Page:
Ripley’s 10,000-square-foot Odditorium entices families to Fisherman’s Wharf with rarity-racked galleries and interactive exhibits based on the work of Robert Ripley. Self-guide a tour through their collections of curiosities, playing tailor to a shrunken torso, arm wrestling the world’s largest sea lion, and ineffectively icing your arm with a Mona Lisa made of Rubik’s cubes. Historical artifacts such as Buck Helm’s car from the 1989 San Francisco earthquake shed peculiar light on local history, and statues of Michael Jackson and Lady Gaga constructed from candy pay tribute to Americana at large.
One of San Francisco's oldest cultural institutions, the de Young Museum has steadily expanded since it was built for the California Midwinter International Exposition of 1894. It now stands among the country’s most-visited public art museums. The museum's painstakingly curated permanent collections chiefly fall into three categories: more than 1,000 American paintings from the 17th through 21st centuries; international textiles and costumes; and art from the Americas, Pacific, and Africa. The staff also curates a dynamic selection of visiting exhibitions that have featured photography, sculpture, and cultural artifacts. The museum’s architecture and grounds evolve right along with the collections, as natural materials such as copper, stone, wood, and old baseball cards age against the surroundings of Golden Gate Park.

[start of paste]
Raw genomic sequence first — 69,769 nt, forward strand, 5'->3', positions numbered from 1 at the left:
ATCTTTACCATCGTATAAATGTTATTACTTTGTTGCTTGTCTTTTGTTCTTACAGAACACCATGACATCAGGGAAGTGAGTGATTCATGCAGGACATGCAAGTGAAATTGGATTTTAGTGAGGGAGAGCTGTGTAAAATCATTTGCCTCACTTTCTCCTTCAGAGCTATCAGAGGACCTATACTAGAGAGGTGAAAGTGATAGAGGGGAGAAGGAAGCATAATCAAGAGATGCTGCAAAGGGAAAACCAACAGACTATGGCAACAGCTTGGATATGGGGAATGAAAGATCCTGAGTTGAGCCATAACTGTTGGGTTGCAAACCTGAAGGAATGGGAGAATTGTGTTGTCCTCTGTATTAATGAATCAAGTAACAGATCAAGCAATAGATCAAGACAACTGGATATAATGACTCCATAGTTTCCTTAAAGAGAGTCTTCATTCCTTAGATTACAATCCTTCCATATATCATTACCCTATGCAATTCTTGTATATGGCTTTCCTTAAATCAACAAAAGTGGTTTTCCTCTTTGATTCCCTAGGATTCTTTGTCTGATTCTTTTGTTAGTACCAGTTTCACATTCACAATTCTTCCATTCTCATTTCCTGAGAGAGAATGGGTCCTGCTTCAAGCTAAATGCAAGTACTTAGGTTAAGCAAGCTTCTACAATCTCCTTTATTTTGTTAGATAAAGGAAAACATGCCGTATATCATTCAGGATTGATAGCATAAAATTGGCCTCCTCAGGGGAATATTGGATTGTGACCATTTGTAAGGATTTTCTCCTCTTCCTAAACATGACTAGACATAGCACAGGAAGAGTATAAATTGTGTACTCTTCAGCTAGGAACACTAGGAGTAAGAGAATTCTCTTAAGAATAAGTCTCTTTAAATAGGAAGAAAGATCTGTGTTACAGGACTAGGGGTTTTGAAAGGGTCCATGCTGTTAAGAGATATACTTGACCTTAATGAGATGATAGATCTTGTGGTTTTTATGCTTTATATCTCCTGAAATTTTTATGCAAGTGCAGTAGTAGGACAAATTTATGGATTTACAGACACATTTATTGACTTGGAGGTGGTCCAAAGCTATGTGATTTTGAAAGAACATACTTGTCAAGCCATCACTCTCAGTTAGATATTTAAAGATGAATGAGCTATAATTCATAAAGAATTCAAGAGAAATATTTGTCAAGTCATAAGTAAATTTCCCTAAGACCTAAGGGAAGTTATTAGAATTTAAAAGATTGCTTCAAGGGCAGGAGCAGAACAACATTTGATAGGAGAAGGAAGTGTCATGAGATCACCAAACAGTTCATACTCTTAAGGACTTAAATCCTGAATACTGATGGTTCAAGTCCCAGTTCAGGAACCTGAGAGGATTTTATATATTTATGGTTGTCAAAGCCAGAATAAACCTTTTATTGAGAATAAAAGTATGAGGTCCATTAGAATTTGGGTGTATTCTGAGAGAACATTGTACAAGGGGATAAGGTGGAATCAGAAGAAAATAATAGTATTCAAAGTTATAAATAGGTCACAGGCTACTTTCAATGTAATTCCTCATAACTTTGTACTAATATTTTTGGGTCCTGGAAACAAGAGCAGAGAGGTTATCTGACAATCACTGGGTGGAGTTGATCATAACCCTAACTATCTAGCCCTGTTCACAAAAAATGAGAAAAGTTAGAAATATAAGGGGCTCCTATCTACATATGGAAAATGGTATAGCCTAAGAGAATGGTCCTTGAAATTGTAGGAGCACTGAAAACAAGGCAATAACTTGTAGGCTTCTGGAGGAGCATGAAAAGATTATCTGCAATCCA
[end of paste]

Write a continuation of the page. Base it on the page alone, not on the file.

Planted between mighty palms in Golden Gate Park is the oldest wood-and-glass conservatory in North America. The gleaming white Victorian structure has survived several boiler explosions, closure during World War II, and more than two decades of renovations. In 1998, it was deemed an endangered building—but it was quickly adopted by the National Trust for Historic Preservation, and completely rehabilitated by 2003. This century-old structure is home to the Conservatory of Flowers, a National Historic Landmark that connects visitors year-round with the exotic flora of the world's tropical regions.